Children who have a high level of emotional intelligence can better manage their feelings and cope with distress. They are more resilient when faced with adverse life circumstances. And they are more confident, have higher quality and more mutually beneficial relationships, and increase general well-being.
When a child’s emotional intelligence is nurtured, there are also benefits for parents. Their children are better able to express themselves and their needs. Subsequently, they are better able to regulate and self-soothe. This means fewer tantrums!
Of course, with all of these benefits, parents should want to raise an emotionally intelligent child. But how do we go about doing that? Here are some ways to develop the emotional intelligence of a child:
Raising an Emotionally Intelligent Child
Allow them to feel all the feels.
Every emotion has a purpose. When we avoid or prefer nice/positive emotions over challenging or unpleasant emotions, we devalue our needs and experiences. As a parent, you don’t want your child to feel sad or be upset. But we need to help them understand that feelings are normal, valid, and acceptable. Avoidance of feelings can also lead to negative outcomes, like using other (less adaptive) ways of coping with distress, feeling emotionally numb, or overly reactive.
Help your child understand that negative emotions serve as opportunities to get their needs met. But they also give you (as a parent) the chance to create a strong emotional bond. When we name and identify their needs, we demonstrate we understand and truly “see” our children. Once they know the purpose of the emotion (i.e., what need is being unfulfilled), we can support them to get the need met and reduce the emotion’s intensity.
Raising an emotionally intelligent child starts with being an emotionally intelligent adult. Before parents can support their children to manage their feelings, they need to understand and be aware of their own emotions and reactions to things. As you go through your day, narrate your internal experience. And when you identify feelings your child is experiencing, name those too.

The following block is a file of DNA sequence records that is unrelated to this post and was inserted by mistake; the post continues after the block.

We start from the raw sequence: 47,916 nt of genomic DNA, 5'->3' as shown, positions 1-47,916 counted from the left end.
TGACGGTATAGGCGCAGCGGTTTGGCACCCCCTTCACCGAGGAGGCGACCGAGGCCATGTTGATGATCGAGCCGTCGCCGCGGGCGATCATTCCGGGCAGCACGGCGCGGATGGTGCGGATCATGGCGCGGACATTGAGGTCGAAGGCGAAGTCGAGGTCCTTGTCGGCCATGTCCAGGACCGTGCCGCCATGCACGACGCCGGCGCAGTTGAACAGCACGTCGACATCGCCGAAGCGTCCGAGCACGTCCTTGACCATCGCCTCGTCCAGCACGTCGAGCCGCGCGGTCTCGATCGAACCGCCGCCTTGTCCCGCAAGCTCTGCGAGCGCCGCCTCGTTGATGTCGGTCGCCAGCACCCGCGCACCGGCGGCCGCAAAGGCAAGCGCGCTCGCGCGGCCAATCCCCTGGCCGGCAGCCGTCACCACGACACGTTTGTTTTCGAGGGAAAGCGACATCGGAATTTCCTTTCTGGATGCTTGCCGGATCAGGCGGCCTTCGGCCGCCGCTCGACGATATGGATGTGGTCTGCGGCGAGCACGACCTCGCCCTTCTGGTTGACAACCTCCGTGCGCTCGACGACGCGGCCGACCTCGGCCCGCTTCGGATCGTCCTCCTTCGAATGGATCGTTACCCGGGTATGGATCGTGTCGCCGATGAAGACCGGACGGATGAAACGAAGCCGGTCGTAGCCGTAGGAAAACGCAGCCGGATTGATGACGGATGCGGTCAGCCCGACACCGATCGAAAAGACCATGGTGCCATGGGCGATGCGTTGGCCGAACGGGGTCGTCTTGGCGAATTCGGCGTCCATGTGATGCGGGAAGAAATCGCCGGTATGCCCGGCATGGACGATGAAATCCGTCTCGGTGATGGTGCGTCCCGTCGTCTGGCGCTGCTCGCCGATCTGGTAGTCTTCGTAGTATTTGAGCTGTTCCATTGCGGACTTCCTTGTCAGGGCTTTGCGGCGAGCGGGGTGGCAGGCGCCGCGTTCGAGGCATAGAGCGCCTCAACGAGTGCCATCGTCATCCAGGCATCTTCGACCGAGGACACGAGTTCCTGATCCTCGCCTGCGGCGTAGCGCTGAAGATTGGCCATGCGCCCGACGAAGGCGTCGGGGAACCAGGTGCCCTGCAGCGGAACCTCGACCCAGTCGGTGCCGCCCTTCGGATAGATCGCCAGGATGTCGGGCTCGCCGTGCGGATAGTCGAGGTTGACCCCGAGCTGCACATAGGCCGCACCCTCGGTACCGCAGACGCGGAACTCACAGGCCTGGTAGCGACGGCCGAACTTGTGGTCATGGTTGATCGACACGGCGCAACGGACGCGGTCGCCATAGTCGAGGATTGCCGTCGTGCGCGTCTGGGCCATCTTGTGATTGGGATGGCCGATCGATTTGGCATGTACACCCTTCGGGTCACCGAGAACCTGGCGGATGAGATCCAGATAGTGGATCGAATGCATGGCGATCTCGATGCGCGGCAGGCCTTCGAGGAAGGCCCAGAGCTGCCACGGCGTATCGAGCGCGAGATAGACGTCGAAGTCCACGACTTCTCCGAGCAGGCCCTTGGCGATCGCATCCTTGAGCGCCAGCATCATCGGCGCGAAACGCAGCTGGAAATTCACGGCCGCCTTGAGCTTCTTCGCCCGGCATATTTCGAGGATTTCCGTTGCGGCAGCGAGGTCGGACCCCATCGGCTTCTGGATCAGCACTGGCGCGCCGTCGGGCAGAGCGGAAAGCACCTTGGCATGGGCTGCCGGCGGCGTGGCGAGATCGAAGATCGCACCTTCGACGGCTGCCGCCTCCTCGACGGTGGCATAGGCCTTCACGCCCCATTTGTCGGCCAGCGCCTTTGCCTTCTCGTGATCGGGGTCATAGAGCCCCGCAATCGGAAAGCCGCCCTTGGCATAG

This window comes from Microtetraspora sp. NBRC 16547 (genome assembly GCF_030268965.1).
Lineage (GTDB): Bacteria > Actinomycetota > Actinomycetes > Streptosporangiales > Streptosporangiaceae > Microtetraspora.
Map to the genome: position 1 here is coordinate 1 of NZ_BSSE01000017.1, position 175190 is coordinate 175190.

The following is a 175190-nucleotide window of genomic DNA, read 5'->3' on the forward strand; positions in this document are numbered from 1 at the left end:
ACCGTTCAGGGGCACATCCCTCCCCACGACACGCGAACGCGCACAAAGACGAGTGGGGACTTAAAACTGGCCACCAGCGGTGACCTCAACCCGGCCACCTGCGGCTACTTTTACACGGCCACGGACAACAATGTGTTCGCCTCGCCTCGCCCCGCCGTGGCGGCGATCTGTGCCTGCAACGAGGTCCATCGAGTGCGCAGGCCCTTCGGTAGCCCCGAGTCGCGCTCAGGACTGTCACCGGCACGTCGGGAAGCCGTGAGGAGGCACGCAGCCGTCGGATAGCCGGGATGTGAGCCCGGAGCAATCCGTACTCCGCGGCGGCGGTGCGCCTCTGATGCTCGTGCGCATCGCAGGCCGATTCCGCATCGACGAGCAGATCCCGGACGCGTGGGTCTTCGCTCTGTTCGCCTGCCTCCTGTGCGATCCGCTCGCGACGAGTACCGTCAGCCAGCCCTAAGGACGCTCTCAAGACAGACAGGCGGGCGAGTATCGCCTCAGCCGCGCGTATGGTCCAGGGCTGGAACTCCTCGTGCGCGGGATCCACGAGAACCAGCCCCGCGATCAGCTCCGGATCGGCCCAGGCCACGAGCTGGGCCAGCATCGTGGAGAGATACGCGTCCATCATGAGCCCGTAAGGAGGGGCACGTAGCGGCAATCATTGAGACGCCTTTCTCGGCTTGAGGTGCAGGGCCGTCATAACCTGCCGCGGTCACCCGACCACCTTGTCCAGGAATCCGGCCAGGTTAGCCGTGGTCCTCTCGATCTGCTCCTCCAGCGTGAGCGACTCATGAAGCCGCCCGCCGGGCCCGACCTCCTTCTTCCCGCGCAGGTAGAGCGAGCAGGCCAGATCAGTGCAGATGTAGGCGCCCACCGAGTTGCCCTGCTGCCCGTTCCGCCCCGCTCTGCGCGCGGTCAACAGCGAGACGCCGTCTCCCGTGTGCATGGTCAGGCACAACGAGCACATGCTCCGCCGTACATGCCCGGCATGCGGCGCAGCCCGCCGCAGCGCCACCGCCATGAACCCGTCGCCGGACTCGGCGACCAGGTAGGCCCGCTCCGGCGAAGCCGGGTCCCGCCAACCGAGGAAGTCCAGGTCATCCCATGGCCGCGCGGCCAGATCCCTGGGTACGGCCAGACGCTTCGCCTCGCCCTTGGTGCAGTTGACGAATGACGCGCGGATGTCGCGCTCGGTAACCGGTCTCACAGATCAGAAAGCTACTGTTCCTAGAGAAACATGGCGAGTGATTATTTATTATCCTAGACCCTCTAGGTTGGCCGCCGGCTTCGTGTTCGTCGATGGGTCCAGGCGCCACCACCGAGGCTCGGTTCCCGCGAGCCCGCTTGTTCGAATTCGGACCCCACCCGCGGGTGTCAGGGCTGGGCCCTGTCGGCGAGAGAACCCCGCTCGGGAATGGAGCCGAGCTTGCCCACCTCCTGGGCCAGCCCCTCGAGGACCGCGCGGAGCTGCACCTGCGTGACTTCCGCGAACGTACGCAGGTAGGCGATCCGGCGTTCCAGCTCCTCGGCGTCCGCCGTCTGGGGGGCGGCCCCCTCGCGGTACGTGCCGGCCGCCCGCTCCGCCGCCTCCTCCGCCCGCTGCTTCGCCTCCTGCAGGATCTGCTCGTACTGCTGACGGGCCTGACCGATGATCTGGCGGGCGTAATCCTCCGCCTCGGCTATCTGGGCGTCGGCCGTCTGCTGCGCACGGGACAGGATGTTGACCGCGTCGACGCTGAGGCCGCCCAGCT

It’s also helpful to model coping in response to big or uncomfortable feelings. For example, “I’m feeling so sad right now because someone said something mean to me. It’s okay to feel sad, but I’m also going to put on my favorite music that helps me feel happy.” Or, “I can see you are mad that your sister took your toy without asking. It’s normal to feel frustrated, I understand.” It is important to ensure you don’t rush the feeling (see the previous point). But it is equally important to support coping and the understanding that feelings aren’t permanent or anything to be scared of.
When children don’t understand what is happening in their body (the physical sensation of an emotion), it can be pretty scary for them. They can feel out of control. When we give the feeling a name and help give them context as to why the emotion has occurred, they are less likely to become overwhelmed or distressed (cue fewer tantrums!).
Develop problem-solving skills.
It’s a balancing act to help your child learn to accept a feeling and intercept with coping to help them counteract or support themselves when distressed. The aim of coping is not to remove the emotion or avoid it. Instead, it is to balance the feeling out with something else or to reduce the intensity. Ensure that your child is owning the discussion when you talk about coping. Not all coping strategies work for every person. They need to have some say or learn how to connect with their needs to support themselves to manage dysregulation.